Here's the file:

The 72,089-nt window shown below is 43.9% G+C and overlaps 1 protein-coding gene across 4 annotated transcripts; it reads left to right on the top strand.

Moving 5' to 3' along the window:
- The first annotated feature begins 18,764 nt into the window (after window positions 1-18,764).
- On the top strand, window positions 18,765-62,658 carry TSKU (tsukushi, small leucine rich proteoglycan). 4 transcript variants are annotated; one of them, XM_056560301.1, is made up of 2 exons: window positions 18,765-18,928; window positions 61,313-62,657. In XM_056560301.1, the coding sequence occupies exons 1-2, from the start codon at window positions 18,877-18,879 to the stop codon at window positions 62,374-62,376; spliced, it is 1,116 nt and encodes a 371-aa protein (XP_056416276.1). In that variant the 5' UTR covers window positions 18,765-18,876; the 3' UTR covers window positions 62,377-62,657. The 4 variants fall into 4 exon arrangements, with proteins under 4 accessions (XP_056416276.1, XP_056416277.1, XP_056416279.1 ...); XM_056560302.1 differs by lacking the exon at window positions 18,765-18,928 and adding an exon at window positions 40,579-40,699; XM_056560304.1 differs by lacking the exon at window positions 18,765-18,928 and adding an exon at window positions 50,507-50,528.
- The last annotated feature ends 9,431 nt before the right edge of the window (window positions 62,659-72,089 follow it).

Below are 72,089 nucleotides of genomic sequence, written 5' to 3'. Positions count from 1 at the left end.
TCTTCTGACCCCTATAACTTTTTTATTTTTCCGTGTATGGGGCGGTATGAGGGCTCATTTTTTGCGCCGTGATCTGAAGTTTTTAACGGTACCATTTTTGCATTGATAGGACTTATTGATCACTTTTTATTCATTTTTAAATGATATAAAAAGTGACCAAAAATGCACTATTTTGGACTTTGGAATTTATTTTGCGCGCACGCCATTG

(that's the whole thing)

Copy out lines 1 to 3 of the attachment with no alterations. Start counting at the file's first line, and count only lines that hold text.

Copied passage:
The 72,089-nt window shown below is 43.9% G+C and overlaps 1 protein-coding gene across 4 annotated transcripts; it reads left to right on the top strand.

Moving 5' to 3' along the window:
- The first annotated feature begins 18,764 nt into the window (after window positions 1-18,764).